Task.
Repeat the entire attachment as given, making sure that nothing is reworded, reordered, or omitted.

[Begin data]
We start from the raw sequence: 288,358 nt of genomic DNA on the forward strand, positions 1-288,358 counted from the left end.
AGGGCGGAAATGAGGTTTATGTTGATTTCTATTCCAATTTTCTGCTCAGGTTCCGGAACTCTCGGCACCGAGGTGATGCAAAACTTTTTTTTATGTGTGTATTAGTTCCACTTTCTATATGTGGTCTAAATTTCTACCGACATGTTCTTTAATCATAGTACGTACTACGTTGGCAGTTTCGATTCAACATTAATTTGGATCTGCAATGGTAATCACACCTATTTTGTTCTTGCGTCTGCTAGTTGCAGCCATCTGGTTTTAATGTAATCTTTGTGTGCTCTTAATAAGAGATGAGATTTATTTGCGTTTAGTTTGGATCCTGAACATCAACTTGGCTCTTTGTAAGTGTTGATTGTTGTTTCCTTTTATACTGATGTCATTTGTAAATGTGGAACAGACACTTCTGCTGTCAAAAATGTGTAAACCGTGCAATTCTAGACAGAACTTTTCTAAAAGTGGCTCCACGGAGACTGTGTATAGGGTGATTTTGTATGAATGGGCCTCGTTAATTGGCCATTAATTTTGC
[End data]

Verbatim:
We start from the raw sequence: 288,358 nt of genomic DNA on the forward strand, positions 1-288,358 counted from the left end.
AGGGCGGAAATGAGGTTTATGTTGATTTCTATTCCAATTTTCTGCTCAGGTTCCGGAACTCTCGGCACCGAGGTGATGCAAAACTTTTTTTTATGTGTGTATTAGTTCCACTTTCTATATGTGGTCTAAATTTCTACCGACATGTTCTTTAATCATAGTACGTACTACGTTGGCAGTTTCGATTCAACATTAATTTGGATCTGCAATGGTAATCACACCTATTTTGTTCTTGCGTCTGCTAGTTGCAGCCATCTGGTTTTAATGTAATCTTTGTGTGCTCTTAATAAGAGATGAGATTTATTTGCGTTTAGTTTGGATCCTGAACATCAACTTGGCTCTTTGTAAGTGTTGATTGTTGTTTCCTTTTATACTGATGTCATTTGTAAATGTGGAACAGACACTTCTGCTGTCAAAAATGTGTAAACCGTGCAATTCTAGACAGAACTTTTCTAAAAGTGGCTCCACGGAGACTGTGTATAGGGTGATTTTGTATGAATGGGCCTCGTTAATTGGCCATTAATTTTGC